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Microscopic metal orb discovered in Earth's stratosphere could be origin of terrestrial life

Metal orb

(NaturalNews) After making an interesting discovery in Earth's stratosphere, one astrobiologist is suggesting that aliens are trying to make contact with other planets. Dr. Milton Wainwright, a scientist from the University of Sheffield and Buckingham, says his team has collected a metal orb from the stratosphere oozing with what could be microorganisms. He hypothesizes that extraterrestrial beings could have sent the metal orb to Earth to seed life on our planet.

The oozing metal orb was gathered by a special balloon that was sent high up into Earth's
stratosphere. The peculiar orb wasn't very big at all. When measured, the sphere was the width of a human hair. Dr. Wainwright thinks that this strange metal object could be an example of directed panspermia, a seed sent to Earth from another civilization to send life elsewhere in the universe.

Metallic orb oozing with biological matter was traveling at high speeds

He has no evidence to prove this hypothesis. What makes him curious is how fast the sphere hit the sampler on the balloon. The orb made a tiny "impact crater" on the sampler. The sample usually just collects dust and other particles floating throughout the atmosphere. Never has anything made such a high-speed impact. The impact could signify that the orb came from outer space, traveling at profound speeds.

Dr. Wainwright and his team sent the balloon 16 miles up into the atmosphere, collecting particulate matter. "The sphere made an impact crater on the sampling stub. This proves beyond doubt that the particle was travelling at speed from space when it was sampled," he said.

After noticing the strange force of impact, Wainwright and his team examined the sphere. It had an outer metallic shell made from titanium and traces of vanadium. Its inner core contained biological material, which could be seen microscopically, oozing out the side. A thin, "fungus-like knitted mat-like covering" encased the metal, oozing orb.

Their findings were published in the Journal of Cosmology, but their conclusions of extraterrestrial life sending the orb as a seed are improvable.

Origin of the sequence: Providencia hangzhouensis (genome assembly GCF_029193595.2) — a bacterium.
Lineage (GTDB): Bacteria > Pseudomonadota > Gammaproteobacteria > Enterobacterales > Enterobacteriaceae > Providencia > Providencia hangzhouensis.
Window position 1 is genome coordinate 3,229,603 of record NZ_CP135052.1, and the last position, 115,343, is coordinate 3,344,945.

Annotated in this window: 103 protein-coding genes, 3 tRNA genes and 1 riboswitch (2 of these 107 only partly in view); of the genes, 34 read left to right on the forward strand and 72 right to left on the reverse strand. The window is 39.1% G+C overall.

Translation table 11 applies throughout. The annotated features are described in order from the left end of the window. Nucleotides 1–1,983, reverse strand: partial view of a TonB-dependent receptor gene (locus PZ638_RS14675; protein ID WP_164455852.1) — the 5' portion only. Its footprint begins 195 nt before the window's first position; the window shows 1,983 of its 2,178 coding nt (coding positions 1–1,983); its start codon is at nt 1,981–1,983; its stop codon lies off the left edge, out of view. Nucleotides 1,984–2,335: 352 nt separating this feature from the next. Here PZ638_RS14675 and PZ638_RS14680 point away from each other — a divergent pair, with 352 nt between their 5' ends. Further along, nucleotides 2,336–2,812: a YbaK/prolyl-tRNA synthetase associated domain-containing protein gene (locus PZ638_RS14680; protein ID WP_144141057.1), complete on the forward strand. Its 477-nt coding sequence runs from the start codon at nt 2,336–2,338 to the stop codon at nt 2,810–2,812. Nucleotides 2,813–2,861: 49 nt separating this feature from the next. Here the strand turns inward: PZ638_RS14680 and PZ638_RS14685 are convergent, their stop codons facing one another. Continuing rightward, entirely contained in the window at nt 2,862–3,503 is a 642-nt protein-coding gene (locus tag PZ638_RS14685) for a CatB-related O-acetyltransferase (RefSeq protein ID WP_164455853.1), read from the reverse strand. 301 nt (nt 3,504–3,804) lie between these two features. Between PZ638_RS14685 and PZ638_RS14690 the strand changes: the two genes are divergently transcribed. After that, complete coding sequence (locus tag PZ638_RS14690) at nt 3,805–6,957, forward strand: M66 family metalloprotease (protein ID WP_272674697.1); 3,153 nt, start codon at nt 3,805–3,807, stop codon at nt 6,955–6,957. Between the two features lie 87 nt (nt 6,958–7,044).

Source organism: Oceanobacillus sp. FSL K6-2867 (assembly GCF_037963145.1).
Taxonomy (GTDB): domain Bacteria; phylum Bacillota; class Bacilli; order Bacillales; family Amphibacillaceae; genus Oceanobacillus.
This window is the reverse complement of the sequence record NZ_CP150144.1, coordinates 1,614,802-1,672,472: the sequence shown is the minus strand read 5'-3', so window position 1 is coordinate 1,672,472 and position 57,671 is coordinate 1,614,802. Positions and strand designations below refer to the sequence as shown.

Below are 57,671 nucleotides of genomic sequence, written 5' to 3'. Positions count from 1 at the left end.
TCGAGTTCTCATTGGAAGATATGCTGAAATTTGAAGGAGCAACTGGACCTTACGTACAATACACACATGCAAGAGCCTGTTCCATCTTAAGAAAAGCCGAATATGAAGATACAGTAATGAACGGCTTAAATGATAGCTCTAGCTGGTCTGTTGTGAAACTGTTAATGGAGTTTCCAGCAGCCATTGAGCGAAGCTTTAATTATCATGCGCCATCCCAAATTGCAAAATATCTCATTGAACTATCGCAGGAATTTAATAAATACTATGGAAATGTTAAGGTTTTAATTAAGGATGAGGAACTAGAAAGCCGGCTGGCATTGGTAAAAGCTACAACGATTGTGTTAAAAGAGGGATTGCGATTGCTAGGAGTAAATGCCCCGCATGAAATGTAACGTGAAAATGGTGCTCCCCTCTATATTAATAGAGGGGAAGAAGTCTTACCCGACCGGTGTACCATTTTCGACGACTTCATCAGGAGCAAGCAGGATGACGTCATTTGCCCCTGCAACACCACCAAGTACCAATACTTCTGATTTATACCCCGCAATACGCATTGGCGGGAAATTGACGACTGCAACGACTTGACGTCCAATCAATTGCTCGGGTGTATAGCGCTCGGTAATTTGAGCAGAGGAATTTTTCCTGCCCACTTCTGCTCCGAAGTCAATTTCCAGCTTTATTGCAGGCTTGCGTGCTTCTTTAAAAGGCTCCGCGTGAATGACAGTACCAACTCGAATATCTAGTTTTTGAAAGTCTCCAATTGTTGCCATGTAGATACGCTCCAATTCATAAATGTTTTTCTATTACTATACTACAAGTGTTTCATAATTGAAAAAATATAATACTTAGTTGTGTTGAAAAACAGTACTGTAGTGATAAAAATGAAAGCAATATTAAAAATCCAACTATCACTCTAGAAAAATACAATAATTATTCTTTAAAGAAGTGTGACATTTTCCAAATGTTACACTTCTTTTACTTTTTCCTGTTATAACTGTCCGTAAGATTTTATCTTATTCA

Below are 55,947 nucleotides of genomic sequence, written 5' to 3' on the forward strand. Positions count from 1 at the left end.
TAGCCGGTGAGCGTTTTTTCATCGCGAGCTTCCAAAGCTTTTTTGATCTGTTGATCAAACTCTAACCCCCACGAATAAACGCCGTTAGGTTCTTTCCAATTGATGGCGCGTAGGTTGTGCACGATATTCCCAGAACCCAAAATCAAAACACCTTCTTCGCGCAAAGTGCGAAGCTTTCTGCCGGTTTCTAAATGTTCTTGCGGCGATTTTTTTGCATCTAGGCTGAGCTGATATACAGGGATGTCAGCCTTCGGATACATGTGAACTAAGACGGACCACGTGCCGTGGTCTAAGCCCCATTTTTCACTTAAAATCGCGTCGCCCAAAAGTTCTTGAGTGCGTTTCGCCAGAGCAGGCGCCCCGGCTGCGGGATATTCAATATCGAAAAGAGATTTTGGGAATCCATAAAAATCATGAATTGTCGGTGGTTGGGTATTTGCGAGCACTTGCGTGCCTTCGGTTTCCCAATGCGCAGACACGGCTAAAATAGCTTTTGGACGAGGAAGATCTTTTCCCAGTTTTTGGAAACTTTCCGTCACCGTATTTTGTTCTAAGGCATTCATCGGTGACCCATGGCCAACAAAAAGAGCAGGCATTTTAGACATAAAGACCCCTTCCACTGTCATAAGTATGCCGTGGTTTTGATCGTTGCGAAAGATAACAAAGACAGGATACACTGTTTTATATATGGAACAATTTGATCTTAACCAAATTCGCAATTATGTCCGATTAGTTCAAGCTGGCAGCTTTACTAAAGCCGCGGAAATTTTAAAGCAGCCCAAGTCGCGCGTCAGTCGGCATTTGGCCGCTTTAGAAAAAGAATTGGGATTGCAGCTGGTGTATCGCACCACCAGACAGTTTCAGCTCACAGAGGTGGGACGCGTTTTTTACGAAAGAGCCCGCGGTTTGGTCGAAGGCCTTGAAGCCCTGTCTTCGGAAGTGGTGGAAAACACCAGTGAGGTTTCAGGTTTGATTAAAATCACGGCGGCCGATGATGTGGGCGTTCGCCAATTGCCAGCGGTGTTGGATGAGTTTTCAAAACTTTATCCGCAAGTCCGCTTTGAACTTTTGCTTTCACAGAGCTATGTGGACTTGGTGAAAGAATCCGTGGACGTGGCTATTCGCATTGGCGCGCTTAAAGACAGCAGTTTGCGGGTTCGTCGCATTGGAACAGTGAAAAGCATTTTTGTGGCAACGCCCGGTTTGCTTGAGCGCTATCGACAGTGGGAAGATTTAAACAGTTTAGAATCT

Is this peculiar biological life coming from outer space or from Earth's surface?

However, this tiny biological metallic orb corresponds with other research Professor Wainwright had conducted. At one point, he and his team found fragments of a single-celled alga called diatoms in balloon samples taken from the stratosphere.

NASA has even confirmed the discovery of bacteria living up to five miles above Earth's surface, but does this mean its been sent here from outer space?

Is there an unstudied realm of life floating in the stratosphere? Could these microbes be a missing link in understanding Earth's relationship with the cosmos? Could this orb really be a fragment of life from outer space?

Most scientists think that bacteria in the stratosphere made its way up from Earth's surface instead of coming from outer space. It's well documented that air currents can carry dust particles and bacteria miles up into the sky.

Commenting on the study, Dr Wainwright said, "I think more work needs to be done on this particular structure, for example to study its DNA, if it has any. But already there is clear proof from many directions to confirm that we are constantly bombarded by fragments of comets that carry living microorganisms."

Nigel Watson, author of the UFO Investigations Manual, said the idea was a "leap of the imagination."

"This would seem to provide proof that outer space and not just the surface of our planet is teaming with life. I'm skeptical about this and we would need to collect more samples like this to have a better idea of where it originates from."

"Perhaps there are luminous or 'invisible' jelly-fish like creatures that inhabit our skies, or microorganisms flooding our planet, I'm not convinced, but they are fascinating ideas that make a change from stories of starships loaded with aliens," Watson said.

Sources for this article include:


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